Friends, I plant my first seeds this week. I’ve been looking forward to this day since December, when I received my seed orders and made my planting and seed starting plans for 2021. Yes, I made them six months early.
I was excited, okay. Get off my back.
It’s now just under 11 weeks til my last frost date. So tomorrow, I and some rosemary seeds I’ve been cold stratifying for about 2 weeks have a date with some seed starting mix. We’ve also just set up my seed starting station in the basement, complete with grow lights and heat mats, so I plan to share more about that soon! It’s been a great antidote to the winter storm that’s currently hammering us.
If you’re growing from seed for the first time and are feeling overwhelmed at managing all your different plants’ timing needs – or if you’re just better at restraining yourself than I am – read on. Today I’m sharing two freebies for developing a seed starting plan, one analog, one digital.
Figuring out when to start your seeds is really pretty basic.
First, you need to know your last frost date. You can look that up here.
(Note: some sites will suggest sowing dates based on your hardiness zone – don’t follow these recommendations. All your hardiness zone tells you is your average lowest temperature. Hence why Ohio, parts of New Mexico and parts of Maine are all in Zone 6A. My last frost date is April 30. Taos County, NM’s is May 22. If someone in Taos tried to follow my recommendation, their seedlings would get leggy and stressed before it was safe to plant them out because they sowed them too early.)
Then, your seed packet should list the number of weeks before your last frost date a seed should be sowed indoors.
For example, most tomatoes say to start 6-8 weeks before your last frost date.
Once you’ve found that recommendation, you just count backwards from your last frost date and presto!
Plant on that date. Of course, if you’re planting 10-20-50 varieties of vegetables, it’s not quite so simple.
Enter: a Seed Starting Plan.
I’d highly suggest putting together a little schedule for yourself with all the info you’re going to need, so you don’t have to be looking it up over and over. Some things you might track: the plant variety, how many weeks ahead it should be started, what that date range is for you, the date you actually start it, how many seeds/cells you plant and how many you want. You might also include your safe transplant date and any special instructions like cold stratifying or soaking the seeds ahead of time. Room for notes of things you want to remember for next year is also handy.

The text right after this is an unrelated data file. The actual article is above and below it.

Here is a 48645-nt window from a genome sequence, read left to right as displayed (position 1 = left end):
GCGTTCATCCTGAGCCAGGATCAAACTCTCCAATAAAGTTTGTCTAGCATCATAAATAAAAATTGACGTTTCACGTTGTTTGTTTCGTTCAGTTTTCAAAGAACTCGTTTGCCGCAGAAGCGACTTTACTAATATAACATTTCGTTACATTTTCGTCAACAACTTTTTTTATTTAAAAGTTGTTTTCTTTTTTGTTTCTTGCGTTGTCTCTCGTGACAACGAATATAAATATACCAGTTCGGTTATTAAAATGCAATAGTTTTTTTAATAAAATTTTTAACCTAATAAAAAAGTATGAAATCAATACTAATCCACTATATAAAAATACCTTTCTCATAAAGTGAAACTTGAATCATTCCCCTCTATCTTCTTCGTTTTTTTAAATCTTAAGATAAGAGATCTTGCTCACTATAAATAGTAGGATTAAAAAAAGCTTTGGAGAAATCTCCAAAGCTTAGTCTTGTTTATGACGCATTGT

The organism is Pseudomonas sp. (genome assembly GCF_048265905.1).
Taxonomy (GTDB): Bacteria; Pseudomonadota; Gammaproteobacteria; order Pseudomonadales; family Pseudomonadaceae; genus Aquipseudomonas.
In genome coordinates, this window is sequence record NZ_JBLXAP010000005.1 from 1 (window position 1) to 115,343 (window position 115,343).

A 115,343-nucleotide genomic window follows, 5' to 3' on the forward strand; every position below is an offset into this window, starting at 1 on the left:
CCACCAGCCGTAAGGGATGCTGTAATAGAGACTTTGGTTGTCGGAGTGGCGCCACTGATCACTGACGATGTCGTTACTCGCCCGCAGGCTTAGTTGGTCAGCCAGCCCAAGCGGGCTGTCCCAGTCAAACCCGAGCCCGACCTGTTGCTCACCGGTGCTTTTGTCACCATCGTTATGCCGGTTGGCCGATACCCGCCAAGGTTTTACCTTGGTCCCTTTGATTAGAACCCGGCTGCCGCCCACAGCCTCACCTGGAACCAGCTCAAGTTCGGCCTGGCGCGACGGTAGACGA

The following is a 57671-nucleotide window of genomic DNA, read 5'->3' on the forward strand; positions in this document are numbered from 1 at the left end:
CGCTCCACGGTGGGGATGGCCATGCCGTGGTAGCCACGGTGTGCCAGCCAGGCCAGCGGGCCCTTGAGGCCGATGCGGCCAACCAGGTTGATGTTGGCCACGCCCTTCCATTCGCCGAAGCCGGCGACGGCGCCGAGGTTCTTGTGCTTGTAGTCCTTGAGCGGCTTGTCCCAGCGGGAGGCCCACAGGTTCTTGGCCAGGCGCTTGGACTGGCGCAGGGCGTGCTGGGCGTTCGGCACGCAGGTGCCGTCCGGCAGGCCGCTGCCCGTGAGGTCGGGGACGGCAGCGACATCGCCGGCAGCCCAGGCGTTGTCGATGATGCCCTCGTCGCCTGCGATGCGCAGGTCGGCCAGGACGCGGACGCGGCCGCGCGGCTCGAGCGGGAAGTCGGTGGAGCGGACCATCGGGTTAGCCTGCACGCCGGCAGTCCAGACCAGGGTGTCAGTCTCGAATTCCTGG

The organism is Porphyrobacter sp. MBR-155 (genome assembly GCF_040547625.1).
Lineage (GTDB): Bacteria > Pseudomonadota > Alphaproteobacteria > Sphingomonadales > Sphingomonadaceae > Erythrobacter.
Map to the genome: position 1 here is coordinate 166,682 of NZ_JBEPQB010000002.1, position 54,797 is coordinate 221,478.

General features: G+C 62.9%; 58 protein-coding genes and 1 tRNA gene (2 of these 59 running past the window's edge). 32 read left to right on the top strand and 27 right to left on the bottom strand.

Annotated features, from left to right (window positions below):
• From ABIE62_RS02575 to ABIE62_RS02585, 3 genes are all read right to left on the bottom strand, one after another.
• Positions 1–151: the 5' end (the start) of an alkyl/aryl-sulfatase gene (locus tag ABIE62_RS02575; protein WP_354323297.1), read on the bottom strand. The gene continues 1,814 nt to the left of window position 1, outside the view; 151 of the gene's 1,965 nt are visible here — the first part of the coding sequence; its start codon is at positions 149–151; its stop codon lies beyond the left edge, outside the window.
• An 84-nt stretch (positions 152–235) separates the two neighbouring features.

…Now that I look at it in text, that seems like a lot, so how about a demonstration:
You’ll see I’ve also color-coordinated mine so I can see what all I’m planting on the same day.
You can do something similar for plants you’re direct sowing. Here, again, you’ll see I’ve listed the plant variety, a suggested planting date and a column to record the date I actually plant. And then info on the number of seeds I wind up sowing and the number of plants I ultimately want. The 1s in the “seeds started” column and the plant names in italics are ones I’m experimenting with. I plan to direct sow some and start some indoors to compare which works best for my set-up/climate.
I’ve found this google doc super helpful.
I basically developed this seed starting plan at the same time as I worked on my garden layout. You can see I also have tabs for my spring, summer, and fall gardens. This way I can compare from season to season to make sure I don’t plant something in spring that will take too long to mature and get in the way of my summer transplants.
Then as I added a plant to the layout, I could add it to the direct sowing or seed starting plan as well. At that point, I would go back to the layout and add the date to either sow or transplant. I also have details about my planters and trellising plans on here, just so everything is easily accessible.
It’s simple, but this kind of organization just makes my heart happy. It’s also given me something garden-related to occupy myself in these long winter months. I’ve rearranged my garden layout at least a dozen times, and I’m still tweaking it. I’m trying to pack as much food as I can into only two beds, so it’s a sort of modified version of a square foot garden. Come July, I’ll probably regret how tightly the plants are packed and learn my lesson for next year, but this is a year for experiments.
Download Your Free Seed Starting Plan + Tracker
Now, I’ve spent the last couple months fleshing out the details in the seed starting plan and garden layout spreadsheet. Rather than keep it to myself, I’ve made a blank shareable version you’re welcome to copy and fill out for yourself. You’ll see in the layout tabs I’ve left the outlines of my beds to give you an idea, but just clear it out and add back in your own.
If you’re more an analog kinda person, I’ve also designed this pdf you can download and print out. It was mostly me playing around in Canva, but if it saves you a step and gives you some peace of mind, I’m happy to share it!
You can access the spreadsheet here: https://bit.ly/2N7Cfsk
Or download the pdf here (it’s two pages):
There are definitely a number of websites that will generate a schedule for you. Here’s one from the Farmer’s Almanac and another from the National Gardening Association. These are great tools, but I’d still recommend creating your own. For one, all the internet-generated schedules are different. You may get conflicting information, so creating your own schedule lets you do your own critical thinking in figuring out what works for you. Also, these calendars just go off zip code, so they don’t account for microclimates and other fluctuations.
And making your own seed starting plan is a fun way to occupy yourself until seed sowing time!